Windows Device Guard

Posted On 18. July 2016 By In Device Guard, Internet of Things, Security Blog

Enterprise Security – Plan For & Get Started With Device Guard

We received a lot of feedback from small and medium sized enterprise (SME) customers who are looking for ways to protect company-owned computers, machines and PCs/laptops against the increasing number of threats in the interconnected security landscape.
Therefore we have recently published
an article on Windows Device Guard and the powerful features of Microsoft’s security tool. In this post we will take a look at the effort you will have to take to implement and make use of Device Guard.

Modern malicious attacks are getting more and more of a concern for SMEs as they are often highly sophisticated and focused on revenue generation, intellectual property theft and targeted system degradation, which results in financial loss.
The basic concept of Device Guard offers a huge advantage over other security solutions as it works very similar to the methods used on mobile devices rather than PCs. Conventional anti-malware works “reactive” as such tools first need to detect an infection in order to react and alert the user. In this concept the malicious application is already running and damage can be done before the user is able to intervene.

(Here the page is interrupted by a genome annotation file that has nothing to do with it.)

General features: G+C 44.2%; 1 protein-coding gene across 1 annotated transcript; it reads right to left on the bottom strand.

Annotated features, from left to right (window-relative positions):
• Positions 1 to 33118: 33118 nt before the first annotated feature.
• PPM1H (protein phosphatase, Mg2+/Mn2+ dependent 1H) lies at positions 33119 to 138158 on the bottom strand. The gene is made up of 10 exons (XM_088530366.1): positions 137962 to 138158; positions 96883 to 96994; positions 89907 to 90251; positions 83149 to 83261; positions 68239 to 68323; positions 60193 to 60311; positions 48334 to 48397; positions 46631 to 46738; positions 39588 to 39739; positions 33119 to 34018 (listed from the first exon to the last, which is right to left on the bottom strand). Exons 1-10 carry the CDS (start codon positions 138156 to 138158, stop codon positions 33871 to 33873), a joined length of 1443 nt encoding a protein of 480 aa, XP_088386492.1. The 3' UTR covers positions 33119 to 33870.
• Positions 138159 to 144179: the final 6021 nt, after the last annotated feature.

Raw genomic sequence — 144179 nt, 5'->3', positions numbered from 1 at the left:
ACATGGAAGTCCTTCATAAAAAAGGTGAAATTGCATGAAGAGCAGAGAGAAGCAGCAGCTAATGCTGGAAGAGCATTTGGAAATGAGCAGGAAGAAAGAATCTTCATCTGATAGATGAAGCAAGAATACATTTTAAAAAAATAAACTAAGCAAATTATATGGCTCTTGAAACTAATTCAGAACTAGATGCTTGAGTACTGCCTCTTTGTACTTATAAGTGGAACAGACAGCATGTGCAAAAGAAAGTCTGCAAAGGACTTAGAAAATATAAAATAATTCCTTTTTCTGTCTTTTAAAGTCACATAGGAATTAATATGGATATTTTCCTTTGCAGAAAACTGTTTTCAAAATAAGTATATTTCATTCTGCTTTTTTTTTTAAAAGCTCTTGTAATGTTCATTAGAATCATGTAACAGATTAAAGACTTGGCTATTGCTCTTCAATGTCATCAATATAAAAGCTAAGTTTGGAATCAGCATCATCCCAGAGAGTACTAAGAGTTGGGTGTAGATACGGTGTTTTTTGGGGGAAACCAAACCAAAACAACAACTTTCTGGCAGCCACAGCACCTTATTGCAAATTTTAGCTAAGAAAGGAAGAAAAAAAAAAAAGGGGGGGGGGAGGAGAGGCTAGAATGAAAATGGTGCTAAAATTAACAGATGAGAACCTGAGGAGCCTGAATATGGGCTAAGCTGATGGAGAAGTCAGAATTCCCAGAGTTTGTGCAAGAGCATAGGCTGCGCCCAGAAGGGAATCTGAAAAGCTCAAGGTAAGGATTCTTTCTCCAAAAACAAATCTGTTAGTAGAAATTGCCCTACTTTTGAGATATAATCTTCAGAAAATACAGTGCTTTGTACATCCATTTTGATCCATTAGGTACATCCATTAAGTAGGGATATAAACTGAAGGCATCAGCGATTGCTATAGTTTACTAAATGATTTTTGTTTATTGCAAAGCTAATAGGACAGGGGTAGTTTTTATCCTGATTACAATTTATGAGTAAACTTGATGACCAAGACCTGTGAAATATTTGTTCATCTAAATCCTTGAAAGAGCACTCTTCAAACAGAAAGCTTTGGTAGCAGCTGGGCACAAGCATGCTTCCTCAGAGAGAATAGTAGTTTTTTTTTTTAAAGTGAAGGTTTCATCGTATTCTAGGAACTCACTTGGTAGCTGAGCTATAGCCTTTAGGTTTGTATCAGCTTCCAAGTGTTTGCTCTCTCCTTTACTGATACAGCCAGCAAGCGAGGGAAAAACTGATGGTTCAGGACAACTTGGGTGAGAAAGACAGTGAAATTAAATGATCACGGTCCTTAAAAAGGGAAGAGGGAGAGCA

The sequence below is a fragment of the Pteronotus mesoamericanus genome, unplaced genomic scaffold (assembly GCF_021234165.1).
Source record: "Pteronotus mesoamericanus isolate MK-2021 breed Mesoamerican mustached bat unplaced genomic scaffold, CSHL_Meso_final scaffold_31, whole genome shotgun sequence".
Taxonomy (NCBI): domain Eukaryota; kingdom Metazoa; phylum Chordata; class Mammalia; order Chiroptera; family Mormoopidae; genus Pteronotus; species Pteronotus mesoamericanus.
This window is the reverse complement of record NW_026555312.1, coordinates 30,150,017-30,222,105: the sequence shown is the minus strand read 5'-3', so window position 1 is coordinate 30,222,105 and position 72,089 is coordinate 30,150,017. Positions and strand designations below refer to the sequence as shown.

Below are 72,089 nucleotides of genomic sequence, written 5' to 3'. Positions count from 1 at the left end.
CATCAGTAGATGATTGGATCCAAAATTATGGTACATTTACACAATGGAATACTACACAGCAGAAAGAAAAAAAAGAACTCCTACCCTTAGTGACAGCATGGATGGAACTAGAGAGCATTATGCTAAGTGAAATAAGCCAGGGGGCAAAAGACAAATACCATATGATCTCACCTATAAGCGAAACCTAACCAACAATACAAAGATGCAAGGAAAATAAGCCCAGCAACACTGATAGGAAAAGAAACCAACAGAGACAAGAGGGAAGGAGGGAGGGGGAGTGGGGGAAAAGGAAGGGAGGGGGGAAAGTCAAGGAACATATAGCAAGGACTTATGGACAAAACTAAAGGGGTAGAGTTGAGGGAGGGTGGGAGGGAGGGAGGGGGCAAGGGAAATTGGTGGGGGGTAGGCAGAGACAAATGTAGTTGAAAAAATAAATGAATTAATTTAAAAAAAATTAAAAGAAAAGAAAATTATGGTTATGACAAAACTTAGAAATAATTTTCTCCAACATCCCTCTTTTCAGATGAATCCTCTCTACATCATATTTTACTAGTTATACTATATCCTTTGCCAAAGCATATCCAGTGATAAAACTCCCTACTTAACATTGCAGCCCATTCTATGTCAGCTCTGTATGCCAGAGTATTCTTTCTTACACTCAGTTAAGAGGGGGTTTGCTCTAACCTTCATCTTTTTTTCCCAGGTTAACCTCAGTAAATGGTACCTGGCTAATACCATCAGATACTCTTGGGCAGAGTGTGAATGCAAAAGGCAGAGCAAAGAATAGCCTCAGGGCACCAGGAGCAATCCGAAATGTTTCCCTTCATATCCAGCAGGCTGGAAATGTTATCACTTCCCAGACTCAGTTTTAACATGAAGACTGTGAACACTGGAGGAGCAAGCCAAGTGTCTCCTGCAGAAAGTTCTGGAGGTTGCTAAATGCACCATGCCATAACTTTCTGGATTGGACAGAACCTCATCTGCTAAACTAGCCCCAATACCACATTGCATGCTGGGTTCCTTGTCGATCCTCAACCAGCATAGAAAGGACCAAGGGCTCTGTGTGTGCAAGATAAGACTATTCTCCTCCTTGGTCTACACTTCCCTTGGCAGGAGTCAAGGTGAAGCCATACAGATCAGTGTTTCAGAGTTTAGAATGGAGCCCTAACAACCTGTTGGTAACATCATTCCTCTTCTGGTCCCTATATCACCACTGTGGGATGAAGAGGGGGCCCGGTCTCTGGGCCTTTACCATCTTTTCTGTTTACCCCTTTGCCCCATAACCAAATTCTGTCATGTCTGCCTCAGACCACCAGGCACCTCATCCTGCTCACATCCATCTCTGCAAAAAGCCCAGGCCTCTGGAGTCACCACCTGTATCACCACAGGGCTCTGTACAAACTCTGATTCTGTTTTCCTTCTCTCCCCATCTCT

In the Device Guard concept apps need to be signed and trusted as otherwise they are not allowed to run at all, which makes this model “preventive”.

The drawback of this concept is that it is only suited for certain categories of devices. Therefore companies that want to examine if Device Guard is a good solution for their business should start by grouping devices in those categories.

Device Guard will work best on fixed-workload devices which run a list of approved applications that rarely change. Examples are kiosks, point-of-sale systems and call centre PCs. On those devices all features of Device Guard can be deployed with low device-management effort required from the IT department.

Devices like locked-down, company-owned desktops and laptops can be categorised as fully-managed devices. On those the IT department restricts the software that is installed and run on them, but allows users to request installation of additional software or provides a list of approved software in an application catalog. For this category the application of Device Guard needs more management effort, however it is a highly effective and costs-efficient solution and all features of the tool can be used (depending on the hardware).